Dear Supply Chain Professional;
Many DCA member companies are participating in the Annual WERC Conference in Orlando, so we thought this Spotlight on the southeast regional market, and DCA’s Florida member company, West Logistics, quite timely. Let us know by reply if you’d like to connect there!
The Distribution Centers of America (www.teamdca.com), publishes a regular series of spotlights on its sixteen member companies, each a ‘best-in-class’ 3PL providing regional services, and together providing national warehousing and transportation services strategically located throughout the US. The following article highlights insights and trends in the Southeast region, drawn from an interview with Maurice Bremekamp, VP of Sales for M&W Distribution, a West Logistics company, the DCA member company located in Tampa, FL and providing service throughout the Southeast.
PORT DISPUTE ON WEST COAST FELT IN FLORIDA
For more than nine months, negotiations between the West Coast dockworker labor unions and their employer port companies dragged on without resolve. Meanwhile, an increasing number of ships found themselves anchored off the coast in a growing ‘backlog,’ waiting for the ports to clear in order to unload their cargo. Many ships loaded with containers of food waited in this traffic jam while their cargo rotted onboard. Even with a deal reached, it will take months for companies to sort through the backlog.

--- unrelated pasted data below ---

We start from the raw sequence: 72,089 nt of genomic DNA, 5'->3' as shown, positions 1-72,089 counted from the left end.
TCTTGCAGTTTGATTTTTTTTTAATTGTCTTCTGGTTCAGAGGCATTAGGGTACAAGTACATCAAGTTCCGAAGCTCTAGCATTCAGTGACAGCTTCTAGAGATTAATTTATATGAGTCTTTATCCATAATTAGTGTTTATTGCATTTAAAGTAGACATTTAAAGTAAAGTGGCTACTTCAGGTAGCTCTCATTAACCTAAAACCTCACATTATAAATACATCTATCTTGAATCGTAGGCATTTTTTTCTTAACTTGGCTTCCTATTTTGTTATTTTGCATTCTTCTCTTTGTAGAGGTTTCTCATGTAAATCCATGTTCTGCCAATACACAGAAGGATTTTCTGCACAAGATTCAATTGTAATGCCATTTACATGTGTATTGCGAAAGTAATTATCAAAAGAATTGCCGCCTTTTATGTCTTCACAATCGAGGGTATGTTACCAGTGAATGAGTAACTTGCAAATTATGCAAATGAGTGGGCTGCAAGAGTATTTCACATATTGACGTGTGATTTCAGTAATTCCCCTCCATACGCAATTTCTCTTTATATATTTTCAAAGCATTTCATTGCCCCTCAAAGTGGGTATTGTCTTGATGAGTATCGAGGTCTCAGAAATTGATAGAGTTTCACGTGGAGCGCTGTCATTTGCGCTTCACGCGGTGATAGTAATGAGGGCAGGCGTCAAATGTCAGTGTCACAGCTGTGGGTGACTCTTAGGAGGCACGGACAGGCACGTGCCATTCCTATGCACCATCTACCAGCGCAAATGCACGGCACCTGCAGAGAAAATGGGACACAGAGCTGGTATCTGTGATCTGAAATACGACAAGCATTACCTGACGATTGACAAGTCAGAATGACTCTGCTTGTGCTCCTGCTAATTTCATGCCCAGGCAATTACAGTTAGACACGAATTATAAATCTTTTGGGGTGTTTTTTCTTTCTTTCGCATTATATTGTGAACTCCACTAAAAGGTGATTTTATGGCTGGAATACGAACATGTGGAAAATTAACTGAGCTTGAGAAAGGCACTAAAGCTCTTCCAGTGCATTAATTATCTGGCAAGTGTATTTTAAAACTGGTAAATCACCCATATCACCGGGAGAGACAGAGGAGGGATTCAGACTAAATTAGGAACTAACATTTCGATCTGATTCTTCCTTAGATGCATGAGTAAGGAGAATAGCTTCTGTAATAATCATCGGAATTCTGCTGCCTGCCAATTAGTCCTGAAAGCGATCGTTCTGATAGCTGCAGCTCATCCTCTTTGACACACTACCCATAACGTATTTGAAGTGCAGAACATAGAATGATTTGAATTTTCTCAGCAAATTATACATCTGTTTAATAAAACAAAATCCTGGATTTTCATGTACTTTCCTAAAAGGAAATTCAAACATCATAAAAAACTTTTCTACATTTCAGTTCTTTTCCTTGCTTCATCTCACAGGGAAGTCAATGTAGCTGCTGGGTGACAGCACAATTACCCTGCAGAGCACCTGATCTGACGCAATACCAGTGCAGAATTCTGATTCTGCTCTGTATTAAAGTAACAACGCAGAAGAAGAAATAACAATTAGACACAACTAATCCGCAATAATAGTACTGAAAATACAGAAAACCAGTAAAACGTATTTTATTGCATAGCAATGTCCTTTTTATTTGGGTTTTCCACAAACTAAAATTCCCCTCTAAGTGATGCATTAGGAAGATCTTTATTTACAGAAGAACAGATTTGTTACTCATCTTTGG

The West Coast dispute, however, has provided a silver lining opportunity for East Coast ports to shine. Florida, in particular, has always had an excellent strategic advantage in trade and logistics for many reasons. Its proximity to the East/West all-water route from Asia via the Panama Canal, and its position as the U.S. gateway to North/South trade with the emerging economies of Central and South America, have encouraged the state’s status as a logistics hub. In addition, Florida has made major investments in their port infrastructure that have allowed them to handle over 3.1 million 20-foot equivalent units of containerized cargo annually and the capacity to take on much more. Out of desperation with the West Coast bottleneck, shippers have been increasingly diverting their traffic to East Coast ports. As a result, the biggest East Coast ports had a 10.2 percent more growth than the biggest West Coast ports in the fourth quarter of 2014, “compared to a 1.6 difference from the year before”, according to Biz Journal.